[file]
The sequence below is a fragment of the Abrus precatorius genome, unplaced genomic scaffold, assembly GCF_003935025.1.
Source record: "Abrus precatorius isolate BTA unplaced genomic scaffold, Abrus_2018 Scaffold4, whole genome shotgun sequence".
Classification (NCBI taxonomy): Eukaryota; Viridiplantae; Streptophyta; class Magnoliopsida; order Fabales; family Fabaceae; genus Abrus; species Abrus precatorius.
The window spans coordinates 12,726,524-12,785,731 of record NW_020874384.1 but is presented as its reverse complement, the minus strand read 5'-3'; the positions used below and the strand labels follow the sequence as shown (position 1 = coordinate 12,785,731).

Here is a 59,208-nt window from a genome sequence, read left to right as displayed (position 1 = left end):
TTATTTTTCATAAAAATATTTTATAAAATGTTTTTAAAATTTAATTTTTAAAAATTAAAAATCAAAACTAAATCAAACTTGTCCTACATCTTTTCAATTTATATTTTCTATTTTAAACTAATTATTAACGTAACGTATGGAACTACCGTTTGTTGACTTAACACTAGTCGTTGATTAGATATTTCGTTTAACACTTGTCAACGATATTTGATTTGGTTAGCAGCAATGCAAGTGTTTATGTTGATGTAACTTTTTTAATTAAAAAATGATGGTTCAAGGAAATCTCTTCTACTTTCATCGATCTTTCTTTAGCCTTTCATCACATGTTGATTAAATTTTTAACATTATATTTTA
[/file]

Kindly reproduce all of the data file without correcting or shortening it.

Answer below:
The sequence below is a fragment of the Abrus precatorius genome, unplaced genomic scaffold, assembly GCF_003935025.1.
Source record: "Abrus precatorius isolate BTA unplaced genomic scaffold, Abrus_2018 Scaffold4, whole genome shotgun sequence".
Classification (NCBI taxonomy): Eukaryota; Viridiplantae; Streptophyta; class Magnoliopsida; order Fabales; family Fabaceae; genus Abrus; species Abrus precatorius.
The window spans coordinates 12,726,524-12,785,731 of record NW_020874384.1 but is presented as its reverse complement, the minus strand read 5'-3'; the positions used below and the strand labels follow the sequence as shown (position 1 = coordinate 12,785,731).

Here is a 59,208-nt window from a genome sequence, read left to right as displayed (position 1 = left end):
TTATTTTTCATAAAAATATTTTATAAAATGTTTTTAAAATTTAATTTTTAAAAATTAAAAATCAAAACTAAATCAAACTTGTCCTACATCTTTTCAATTTATATTTTCTATTTTAAACTAATTATTAACGTAACGTATGGAACTACCGTTTGTTGACTTAACACTAGTCGTTGATTAGATATTTCGTTTAACACTTGTCAACGATATTTGATTTGGTTAGCAGCAATGCAAGTGTTTATGTTGATGTAACTTTTTTAATTAAAAAATGATGGTTCAAGGAAATCTCTTCTACTTTCATCGATCTTTCTTTAGCCTTTCATCACATGTTGATTAAATTTTTAACATTATATTTTA